The Will of God: General Parameters or Personal Direction?

Robert Yarbrough
Tuesday, May 15th 2007
Jan/Feb 2004

Few would dispute that “the will of God” is a big issue for any Christian. After all, it is referred to explicitly some four dozen times in the New Testament. God’s will should regulate our prayers (Matt. 6:10). Doing his will is requisite for fellowship with Christ (Mark 3:35). It is required for entrance into his kingdom (Matt. 7:21). Living out his will is perhaps the very highest of Christian priorities (Rom. 12:2).

But is knowing God’s will a matter of getting the big picture from Scripture’s general teaching? Or should we expect personal and specific divine counsel for most, if not all, personal decisions?

In favor of the personal view, John 14:26 is often cited: “But the Counselor, the Holy Spirit, whom the Father will send in my name, will teach you all things and will remind you of everything I have said to you” (niv). There is plenty of evidence that God can steer his people in quite personal and specific ways:

Jesus wrestled with the Father’s personal will for him in Gethsemane (Matt. 26:42).
Paul was called to be an apostle by God’s will (1 Cor. 1:1, 2 Cor. 1:1, Col. 1:1, 2 Tim. 1:1).
The Corinthians responded favorably to Paul “in keeping with the Lord’s will” (2 Cor. 8:5).
A matter as personal and private as sexual purity is “God’s will” (1 Thess. 4:3).
Christians should have knowledge of God’s will and stand firm in it (Col. 1:9, 4:12).

In that light, why not view John 14:26 as sanction for a maximal understanding of God’s will as knowable for every decision in every aspect of life?

Several factors counsel caution here:

John 14:26 records Jesus’ words to the eleven apostles, the foundation of God’s household (cf. Eph. 2:20), on the night he was betrayed, not to believers at large at all times afterward.
John 14:26 promises assistance in recalling things Jesus said. Only those who followed him during his earthly days fit that description.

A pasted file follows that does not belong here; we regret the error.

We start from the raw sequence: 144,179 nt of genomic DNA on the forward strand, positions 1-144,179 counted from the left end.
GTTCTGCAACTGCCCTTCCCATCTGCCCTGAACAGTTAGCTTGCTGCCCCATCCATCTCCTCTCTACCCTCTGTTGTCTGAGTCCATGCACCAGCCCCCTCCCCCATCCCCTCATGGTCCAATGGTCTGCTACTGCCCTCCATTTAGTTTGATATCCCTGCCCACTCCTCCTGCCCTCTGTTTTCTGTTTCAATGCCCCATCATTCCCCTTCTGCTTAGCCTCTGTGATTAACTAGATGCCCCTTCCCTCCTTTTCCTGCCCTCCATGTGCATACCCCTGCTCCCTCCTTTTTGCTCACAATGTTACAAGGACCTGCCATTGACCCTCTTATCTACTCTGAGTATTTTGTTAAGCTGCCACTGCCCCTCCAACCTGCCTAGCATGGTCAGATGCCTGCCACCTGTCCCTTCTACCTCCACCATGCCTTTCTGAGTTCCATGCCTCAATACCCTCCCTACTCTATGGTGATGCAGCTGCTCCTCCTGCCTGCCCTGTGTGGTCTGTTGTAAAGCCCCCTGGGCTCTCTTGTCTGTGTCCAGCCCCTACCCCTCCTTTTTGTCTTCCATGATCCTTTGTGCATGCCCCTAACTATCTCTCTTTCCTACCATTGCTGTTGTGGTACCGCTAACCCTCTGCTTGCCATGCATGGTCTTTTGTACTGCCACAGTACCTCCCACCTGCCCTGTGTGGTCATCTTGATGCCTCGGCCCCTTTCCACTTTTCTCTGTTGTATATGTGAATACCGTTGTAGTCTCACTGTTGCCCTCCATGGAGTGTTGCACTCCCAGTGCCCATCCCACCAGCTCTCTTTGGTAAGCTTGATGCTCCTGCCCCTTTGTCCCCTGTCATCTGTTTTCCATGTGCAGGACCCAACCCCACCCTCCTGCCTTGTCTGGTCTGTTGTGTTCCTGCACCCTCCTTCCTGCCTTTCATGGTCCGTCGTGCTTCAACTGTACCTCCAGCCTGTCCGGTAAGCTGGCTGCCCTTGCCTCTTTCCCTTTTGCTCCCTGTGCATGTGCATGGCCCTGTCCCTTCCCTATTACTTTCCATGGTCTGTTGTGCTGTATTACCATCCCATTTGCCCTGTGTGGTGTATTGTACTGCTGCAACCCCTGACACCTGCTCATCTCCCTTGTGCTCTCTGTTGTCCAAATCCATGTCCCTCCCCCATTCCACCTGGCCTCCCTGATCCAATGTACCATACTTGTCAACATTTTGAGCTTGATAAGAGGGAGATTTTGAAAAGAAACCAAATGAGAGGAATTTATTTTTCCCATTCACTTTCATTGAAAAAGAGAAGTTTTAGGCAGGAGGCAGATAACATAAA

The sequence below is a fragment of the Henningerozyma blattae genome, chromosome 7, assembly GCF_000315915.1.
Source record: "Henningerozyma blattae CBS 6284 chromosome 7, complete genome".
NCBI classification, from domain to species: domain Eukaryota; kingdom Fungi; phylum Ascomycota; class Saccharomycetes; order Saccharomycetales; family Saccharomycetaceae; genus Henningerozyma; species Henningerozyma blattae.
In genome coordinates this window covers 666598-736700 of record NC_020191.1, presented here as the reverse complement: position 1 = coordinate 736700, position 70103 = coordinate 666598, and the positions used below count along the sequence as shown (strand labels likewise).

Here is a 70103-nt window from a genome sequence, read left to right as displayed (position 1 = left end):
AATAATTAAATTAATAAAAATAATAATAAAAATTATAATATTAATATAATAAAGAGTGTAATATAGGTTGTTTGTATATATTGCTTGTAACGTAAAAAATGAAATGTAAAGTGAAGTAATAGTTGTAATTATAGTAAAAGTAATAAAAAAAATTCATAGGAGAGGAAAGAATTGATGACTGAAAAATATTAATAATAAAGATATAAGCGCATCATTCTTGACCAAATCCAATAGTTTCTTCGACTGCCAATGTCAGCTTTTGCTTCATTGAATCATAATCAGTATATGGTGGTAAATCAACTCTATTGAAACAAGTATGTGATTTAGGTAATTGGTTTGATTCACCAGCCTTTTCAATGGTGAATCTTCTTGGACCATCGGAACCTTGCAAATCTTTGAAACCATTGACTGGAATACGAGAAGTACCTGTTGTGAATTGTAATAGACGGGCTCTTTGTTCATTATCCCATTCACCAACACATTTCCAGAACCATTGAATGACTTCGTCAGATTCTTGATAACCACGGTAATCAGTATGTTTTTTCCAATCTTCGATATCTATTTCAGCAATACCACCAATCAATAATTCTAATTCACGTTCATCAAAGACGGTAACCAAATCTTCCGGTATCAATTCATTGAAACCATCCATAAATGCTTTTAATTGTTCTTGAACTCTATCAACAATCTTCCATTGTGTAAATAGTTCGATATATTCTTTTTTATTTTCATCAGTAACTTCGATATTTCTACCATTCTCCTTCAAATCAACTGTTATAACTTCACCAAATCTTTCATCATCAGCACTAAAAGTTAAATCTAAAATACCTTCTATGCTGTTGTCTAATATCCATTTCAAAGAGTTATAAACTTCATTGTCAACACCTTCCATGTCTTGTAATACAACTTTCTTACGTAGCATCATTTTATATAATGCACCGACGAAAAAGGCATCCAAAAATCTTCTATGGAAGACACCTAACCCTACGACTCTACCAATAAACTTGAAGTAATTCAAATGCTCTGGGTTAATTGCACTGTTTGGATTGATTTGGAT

John 14:26 with its promise to “teach you all things” is more likely to underscore apostolic didactic authority than to imply a carte blanche for the decisions that we make because we deem them to be God’s will.

Not even Jesus regarded his self-consciousness as immediately and fully congruent with the Father’s at all times. Otherwise, why would he have agonized in prayer like he did when he chose the Twelve (Luke 6:12)? Even after praying all night, one of those he chose was “a devil” (John 6:70). It was no easy thing, even for Jesus, to determine God’s will, or to accept it when it emerged. Think of Gethsemane.

How much more should we be prepared to “live by faith, not sight” (2 Cor. 5:7)? Must we not concede that at times God’s will is to withhold fuller knowledge of his will?

Since Scripture speaks frequently of individuals (and not just of Jesus or apostles) knowing and doing God’s personal will, we should be hesitant to rule out God’s prerogative to break into the loop of our decision-making process when he sees fit. We should not despair of particular personal guidance at junctures where God acts unmistakably to provide it.

Yet humility requires that we recognize the inherent gap between human and divine wills. We must be willing to claw laboriously in search of the latter in prayer. And how about when God wills to insert a Judas into our lives? Too much glib use of John 14:26 overlooks Peter’s insight into how much “the will of God” may be to thrust his people forth into dire straits (1 Pet. 3:17, 4:19). I have heard many christen their decisions as God’s will with “I feel a peace about that.” Few correlate God’s will with loss, pain, grief, or death. But God’s will in Christ is frequently a cross.

John 14:26 hardly supports a doctrine of cognitive soothsaying by Christians who want automatic assurance that a decision newly emerged in their thinking was actually first hatched by the mind of God. At best, taken in conjunction with broader New Testament teaching, it confirms God’s desire and ability to deal with his people in highly personal and bountiful ways. It reminds us of why we go to Scripture again and again for divine guidance, not to some inner self: Christ and the Scriptures he sanctioned have the words of eternal life, not our sin-sullied psyches.

And it braces us to reaffirm that discovering God’s will may play havoc with the self-realization that our culture conditions us to crave. It is rather self-abnegation that seekers of God have the best warrant to expect as God’s will, if what Jesus predicted his disciples would pass on in John 14:26 is any clue.

Tuesday, May 15th 2007

“Modern Reformation has championed confessional Reformation theology in an anti-confessional and anti-theological age.”

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